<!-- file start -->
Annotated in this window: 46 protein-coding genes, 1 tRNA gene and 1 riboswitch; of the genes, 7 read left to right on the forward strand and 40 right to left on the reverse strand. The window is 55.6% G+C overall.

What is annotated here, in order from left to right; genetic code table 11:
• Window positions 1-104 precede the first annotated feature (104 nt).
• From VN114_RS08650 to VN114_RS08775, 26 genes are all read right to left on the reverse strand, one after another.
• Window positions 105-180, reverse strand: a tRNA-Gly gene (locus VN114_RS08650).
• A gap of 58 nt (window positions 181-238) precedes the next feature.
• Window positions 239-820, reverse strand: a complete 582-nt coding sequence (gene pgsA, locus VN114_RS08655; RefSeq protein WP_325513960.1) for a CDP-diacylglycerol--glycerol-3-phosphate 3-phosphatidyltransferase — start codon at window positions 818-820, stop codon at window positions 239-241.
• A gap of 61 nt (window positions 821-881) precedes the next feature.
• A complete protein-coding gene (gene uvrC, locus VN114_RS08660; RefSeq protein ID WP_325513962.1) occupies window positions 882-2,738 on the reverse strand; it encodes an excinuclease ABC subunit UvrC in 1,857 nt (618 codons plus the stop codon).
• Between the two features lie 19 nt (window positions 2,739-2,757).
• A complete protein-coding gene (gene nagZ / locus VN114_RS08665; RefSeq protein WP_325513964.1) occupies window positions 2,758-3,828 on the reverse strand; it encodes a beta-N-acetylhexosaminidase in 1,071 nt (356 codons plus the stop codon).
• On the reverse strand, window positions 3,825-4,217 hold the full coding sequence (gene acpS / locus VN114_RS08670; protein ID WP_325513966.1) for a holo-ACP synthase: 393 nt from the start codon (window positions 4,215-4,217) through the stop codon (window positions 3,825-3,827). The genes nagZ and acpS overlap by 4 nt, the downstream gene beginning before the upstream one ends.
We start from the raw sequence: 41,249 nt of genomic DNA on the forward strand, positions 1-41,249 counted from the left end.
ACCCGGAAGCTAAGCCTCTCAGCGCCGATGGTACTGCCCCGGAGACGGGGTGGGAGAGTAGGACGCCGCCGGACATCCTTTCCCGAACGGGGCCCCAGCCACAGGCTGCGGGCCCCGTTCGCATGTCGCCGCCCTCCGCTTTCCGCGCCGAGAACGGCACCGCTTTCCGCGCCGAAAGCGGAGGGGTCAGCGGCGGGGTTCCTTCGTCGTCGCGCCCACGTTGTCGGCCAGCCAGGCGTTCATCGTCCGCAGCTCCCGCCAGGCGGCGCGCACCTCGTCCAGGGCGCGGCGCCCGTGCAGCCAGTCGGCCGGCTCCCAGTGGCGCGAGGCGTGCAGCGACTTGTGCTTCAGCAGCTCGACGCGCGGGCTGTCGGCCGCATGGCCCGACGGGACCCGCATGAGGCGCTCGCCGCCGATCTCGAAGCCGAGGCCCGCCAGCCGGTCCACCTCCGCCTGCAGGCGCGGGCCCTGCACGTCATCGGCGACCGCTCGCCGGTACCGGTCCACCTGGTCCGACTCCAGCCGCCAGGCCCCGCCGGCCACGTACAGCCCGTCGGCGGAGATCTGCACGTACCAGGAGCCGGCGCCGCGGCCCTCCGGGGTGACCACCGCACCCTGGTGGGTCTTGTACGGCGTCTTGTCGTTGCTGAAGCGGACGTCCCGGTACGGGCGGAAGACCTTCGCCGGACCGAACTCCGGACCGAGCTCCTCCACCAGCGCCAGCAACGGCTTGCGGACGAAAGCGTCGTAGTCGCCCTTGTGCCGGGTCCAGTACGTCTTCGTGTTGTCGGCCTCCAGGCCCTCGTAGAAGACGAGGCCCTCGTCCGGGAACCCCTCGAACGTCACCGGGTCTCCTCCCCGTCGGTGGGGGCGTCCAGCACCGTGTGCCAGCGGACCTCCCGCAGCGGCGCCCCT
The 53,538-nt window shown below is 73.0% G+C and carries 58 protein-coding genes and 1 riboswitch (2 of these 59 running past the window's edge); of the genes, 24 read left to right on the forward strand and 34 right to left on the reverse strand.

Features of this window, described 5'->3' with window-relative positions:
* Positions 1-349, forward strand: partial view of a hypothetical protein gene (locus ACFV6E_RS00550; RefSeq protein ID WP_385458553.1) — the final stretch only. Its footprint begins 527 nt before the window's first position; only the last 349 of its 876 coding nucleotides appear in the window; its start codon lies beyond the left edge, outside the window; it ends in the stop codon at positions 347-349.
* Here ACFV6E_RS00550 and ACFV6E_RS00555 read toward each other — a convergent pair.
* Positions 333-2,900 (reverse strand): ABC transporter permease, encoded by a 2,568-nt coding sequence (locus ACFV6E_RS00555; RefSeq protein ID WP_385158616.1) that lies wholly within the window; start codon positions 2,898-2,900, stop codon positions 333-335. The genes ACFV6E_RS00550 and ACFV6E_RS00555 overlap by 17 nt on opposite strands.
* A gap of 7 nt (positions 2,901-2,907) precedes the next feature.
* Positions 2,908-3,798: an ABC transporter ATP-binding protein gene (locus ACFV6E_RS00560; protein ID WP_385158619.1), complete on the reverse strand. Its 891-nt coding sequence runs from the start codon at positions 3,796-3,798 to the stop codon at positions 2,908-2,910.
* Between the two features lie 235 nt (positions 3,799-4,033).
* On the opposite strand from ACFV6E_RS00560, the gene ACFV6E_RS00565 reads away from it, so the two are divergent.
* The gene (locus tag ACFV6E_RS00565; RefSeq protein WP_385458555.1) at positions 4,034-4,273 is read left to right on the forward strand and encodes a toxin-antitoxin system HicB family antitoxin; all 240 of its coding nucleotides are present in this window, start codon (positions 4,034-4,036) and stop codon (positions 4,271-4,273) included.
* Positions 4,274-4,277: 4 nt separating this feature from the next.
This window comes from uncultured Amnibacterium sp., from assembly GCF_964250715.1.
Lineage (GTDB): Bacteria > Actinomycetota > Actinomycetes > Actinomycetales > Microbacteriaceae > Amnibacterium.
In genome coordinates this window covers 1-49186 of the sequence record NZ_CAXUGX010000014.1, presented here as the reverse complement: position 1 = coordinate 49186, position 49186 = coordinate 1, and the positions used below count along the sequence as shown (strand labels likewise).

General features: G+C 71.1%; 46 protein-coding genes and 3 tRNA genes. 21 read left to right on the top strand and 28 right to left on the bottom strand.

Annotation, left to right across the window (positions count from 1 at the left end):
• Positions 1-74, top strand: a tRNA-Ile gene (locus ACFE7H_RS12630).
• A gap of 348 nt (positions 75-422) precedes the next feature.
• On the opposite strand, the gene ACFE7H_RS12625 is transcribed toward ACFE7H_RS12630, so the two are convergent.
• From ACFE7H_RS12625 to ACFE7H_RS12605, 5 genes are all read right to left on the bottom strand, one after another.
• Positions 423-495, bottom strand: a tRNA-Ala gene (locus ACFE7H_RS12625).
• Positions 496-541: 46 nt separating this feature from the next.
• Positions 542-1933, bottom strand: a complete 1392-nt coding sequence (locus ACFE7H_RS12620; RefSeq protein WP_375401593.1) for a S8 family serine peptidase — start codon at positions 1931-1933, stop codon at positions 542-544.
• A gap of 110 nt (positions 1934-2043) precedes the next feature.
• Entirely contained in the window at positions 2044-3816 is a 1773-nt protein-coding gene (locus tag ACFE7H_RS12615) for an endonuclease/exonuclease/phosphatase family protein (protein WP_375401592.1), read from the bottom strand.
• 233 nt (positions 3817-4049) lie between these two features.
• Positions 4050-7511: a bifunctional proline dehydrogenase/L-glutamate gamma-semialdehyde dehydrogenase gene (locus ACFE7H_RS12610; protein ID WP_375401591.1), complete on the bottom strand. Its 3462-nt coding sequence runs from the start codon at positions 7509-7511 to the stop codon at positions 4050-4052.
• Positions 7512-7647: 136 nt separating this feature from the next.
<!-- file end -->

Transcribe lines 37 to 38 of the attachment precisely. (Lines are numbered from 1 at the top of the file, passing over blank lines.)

• Positions 542-1933, bottom strand: a complete 1392-nt coding sequence (locus ACFE7H_RS12620; RefSeq protein WP_375401593.1) for a S8 family serine peptidase — start codon at positions 1931-1933, stop codon at positions 542-544.
• A gap of 110 nt (positions 1934-2043) precedes the next feature.